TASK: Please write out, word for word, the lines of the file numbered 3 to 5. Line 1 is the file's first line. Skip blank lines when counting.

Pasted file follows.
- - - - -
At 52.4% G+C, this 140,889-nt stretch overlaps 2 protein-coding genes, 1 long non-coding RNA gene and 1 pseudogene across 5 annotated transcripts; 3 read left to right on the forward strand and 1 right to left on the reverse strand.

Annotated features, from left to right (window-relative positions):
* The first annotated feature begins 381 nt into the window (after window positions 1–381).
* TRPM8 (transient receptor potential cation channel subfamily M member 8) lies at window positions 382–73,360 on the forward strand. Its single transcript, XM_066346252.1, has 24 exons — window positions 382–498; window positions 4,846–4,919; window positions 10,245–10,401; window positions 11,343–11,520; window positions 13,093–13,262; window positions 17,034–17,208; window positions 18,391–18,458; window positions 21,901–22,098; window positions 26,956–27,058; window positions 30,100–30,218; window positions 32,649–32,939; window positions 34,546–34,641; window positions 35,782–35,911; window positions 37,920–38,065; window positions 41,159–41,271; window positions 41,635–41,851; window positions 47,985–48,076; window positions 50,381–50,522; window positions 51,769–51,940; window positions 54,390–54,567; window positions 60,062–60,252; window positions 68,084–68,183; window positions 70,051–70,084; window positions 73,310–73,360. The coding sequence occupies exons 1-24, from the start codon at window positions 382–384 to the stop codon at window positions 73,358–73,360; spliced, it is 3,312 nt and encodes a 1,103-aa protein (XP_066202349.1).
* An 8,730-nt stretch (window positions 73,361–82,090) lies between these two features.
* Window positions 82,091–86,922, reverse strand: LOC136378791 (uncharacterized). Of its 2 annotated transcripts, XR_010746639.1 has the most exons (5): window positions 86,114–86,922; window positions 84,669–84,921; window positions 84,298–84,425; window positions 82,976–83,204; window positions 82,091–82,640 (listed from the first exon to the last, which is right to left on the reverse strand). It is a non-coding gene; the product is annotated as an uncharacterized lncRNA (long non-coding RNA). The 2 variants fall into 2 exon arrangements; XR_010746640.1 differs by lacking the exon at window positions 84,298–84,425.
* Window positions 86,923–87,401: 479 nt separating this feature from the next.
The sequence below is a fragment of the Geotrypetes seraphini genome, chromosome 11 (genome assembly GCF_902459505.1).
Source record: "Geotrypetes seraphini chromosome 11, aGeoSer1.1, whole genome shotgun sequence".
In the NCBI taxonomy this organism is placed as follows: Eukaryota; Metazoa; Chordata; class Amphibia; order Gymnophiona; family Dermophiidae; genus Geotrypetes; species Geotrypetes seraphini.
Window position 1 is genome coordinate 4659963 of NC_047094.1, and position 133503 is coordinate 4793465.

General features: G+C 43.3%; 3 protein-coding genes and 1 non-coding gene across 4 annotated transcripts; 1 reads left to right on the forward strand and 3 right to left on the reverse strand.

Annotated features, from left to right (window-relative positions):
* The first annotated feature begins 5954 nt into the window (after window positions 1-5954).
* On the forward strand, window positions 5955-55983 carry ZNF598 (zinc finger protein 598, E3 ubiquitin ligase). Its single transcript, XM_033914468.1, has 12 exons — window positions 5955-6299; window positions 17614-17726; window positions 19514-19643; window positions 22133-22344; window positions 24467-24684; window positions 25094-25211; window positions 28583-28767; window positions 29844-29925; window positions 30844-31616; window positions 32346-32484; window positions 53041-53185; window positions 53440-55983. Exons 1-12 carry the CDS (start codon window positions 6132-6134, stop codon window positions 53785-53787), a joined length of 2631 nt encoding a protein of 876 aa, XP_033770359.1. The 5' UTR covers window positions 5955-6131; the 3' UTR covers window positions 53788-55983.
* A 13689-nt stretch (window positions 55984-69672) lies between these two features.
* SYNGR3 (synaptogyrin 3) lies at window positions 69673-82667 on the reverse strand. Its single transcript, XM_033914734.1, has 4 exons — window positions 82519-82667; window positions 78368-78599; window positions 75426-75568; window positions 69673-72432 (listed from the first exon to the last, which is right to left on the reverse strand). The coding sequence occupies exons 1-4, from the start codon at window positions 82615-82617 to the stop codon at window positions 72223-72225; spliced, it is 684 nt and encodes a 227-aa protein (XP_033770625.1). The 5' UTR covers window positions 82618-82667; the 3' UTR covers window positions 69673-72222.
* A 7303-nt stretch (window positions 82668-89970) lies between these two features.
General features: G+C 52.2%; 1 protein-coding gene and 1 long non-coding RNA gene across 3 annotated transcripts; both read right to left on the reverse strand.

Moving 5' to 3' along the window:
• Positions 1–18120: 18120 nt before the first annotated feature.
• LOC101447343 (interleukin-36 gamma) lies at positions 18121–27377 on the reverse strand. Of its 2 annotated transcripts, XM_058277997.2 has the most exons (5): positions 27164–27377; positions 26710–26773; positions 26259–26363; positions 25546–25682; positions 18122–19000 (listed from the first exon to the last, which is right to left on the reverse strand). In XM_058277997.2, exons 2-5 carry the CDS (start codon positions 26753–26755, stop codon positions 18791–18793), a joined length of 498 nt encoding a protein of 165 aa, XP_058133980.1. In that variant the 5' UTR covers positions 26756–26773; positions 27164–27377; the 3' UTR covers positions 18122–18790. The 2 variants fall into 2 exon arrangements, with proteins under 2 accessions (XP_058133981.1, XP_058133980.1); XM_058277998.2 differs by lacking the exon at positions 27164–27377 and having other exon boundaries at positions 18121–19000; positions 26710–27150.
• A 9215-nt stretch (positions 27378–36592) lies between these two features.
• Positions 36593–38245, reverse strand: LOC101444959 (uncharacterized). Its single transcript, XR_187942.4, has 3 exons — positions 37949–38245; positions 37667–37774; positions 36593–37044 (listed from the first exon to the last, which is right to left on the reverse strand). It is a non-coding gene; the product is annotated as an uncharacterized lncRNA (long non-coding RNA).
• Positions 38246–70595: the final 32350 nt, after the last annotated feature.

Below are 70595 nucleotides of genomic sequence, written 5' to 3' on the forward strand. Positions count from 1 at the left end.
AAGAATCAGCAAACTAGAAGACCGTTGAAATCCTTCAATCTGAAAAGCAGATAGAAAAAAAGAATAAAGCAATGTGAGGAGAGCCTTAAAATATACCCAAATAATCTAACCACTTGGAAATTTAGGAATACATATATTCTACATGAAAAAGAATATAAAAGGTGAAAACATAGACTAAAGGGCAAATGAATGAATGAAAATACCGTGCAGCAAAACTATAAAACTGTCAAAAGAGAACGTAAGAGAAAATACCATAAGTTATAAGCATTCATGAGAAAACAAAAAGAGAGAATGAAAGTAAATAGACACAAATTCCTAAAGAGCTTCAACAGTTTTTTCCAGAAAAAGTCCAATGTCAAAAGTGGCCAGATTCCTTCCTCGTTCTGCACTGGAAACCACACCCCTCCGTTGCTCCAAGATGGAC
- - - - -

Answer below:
* The first annotated feature begins 381 nt into the window (after window positions 1–381).
* TRPM8 (transient receptor potential cation channel subfamily M member 8) lies at window positions 382–73,360 on the forward strand. Its single transcript, XM_066346252.1, has 24 exons — window positions 382–498; window positions 4,846–4,919; window positions 10,245–10,401; window positions 11,343–11,520; window positions 13,093–13,262; window positions 17,034–17,208; window positions 18,391–18,458; window positions 21,901–22,098; window positions 26,956–27,058; window positions 30,100–30,218; window positions 32,649–32,939; window positions 34,546–34,641; window positions 35,782–35,911; window positions 37,920–38,065; window positions 41,159–41,271; window positions 41,635–41,851; window positions 47,985–48,076; window positions 50,381–50,522; window positions 51,769–51,940; window positions 54,390–54,567; window positions 60,062–60,252; window positions 68,084–68,183; window positions 70,051–70,084; window positions 73,310–73,360. The coding sequence occupies exons 1-24, from the start codon at window positions 382–384 to the stop codon at window positions 73,358–73,360; spliced, it is 3,312 nt and encodes a 1,103-aa protein (XP_066202349.1).
* An 8,730-nt stretch (window positions 73,361–82,090) lies between these two features.